In the eighties my parents traveled around the world for many years seeking adventure and hoping to find the meaning of life. When they finally settled down in Belgium in 1989 they longed to have children but it didn’t work out. In 1995 my mom left for Indonesia to work in a home for handicapped children for 6 months while my father planned to join her 4 months later. One day, while at Bible study with some Indonesian women, they asked the usual question: punya anak? That means: do you have children? My mom, still hoping to be pregnant one day, answered always to that question: belum punya anak (I don’t have children yet). As she explained that medically speaking she couldn’t have children, the women decided to pray for her. One of them said: God told me that you will be pregnant when you leave Indonesia.
Some months later, on the plane to Singapore, my parents wondered if what that woman had said would come true. A few days later in Vietnam my mother’s stomach started to be upset and …. guess what, I was on my way!!! A miracle had happened.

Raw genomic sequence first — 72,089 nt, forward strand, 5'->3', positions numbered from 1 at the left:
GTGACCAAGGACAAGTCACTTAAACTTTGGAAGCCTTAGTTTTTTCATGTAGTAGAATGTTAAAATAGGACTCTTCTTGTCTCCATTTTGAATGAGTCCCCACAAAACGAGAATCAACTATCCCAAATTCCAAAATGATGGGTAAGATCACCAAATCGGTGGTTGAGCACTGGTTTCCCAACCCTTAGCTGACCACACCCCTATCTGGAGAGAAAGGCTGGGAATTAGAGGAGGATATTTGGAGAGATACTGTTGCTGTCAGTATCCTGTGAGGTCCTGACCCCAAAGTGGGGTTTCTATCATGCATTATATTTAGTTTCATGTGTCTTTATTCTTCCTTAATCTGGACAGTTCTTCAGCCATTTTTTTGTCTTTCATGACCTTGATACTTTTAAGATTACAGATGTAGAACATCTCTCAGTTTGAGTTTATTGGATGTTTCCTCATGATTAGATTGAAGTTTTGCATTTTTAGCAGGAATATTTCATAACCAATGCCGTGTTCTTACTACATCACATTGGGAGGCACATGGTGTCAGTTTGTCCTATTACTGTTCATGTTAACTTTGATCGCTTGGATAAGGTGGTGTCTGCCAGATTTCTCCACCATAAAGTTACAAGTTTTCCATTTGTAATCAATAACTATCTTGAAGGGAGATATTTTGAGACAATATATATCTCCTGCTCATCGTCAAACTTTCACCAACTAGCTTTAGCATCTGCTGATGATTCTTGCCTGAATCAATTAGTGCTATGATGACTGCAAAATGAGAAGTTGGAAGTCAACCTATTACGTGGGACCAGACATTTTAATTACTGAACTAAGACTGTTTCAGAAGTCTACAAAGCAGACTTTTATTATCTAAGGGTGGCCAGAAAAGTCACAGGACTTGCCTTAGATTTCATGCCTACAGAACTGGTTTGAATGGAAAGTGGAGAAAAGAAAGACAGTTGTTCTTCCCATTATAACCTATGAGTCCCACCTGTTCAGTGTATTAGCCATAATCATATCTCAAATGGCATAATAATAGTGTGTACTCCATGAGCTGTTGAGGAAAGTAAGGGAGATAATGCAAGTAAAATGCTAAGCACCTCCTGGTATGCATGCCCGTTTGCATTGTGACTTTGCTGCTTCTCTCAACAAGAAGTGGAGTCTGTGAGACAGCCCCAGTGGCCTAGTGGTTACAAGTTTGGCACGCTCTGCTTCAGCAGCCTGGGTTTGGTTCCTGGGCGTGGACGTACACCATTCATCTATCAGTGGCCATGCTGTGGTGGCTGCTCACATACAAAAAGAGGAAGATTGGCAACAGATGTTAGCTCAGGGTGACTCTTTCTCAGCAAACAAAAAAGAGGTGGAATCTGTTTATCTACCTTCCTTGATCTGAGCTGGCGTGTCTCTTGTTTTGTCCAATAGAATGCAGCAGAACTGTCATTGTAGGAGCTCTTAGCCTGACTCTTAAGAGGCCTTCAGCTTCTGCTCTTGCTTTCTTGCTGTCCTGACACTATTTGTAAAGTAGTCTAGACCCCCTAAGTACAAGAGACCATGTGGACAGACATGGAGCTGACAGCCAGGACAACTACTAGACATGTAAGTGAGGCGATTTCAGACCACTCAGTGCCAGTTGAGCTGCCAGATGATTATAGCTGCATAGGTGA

Because so many people in Indonesia had asked: punya anak? My parents called me Anak. It means ‘child’ in Indonesian. But anak means more than just child. It is a smaller part of something bigger and the small part makes the big part complete.
In Indonesia they call a lock ‘kuchi’
and a key is called ‘anak kuchi’ (the child of the lock).
Isn’t that beautiful?
What’s a lock without a key?
What’s a key without a lock?
I also know that I’m a child of God because Jesus said: if you welcome Me and believe in my Name, I give you the right to become a child of God (John 1:12).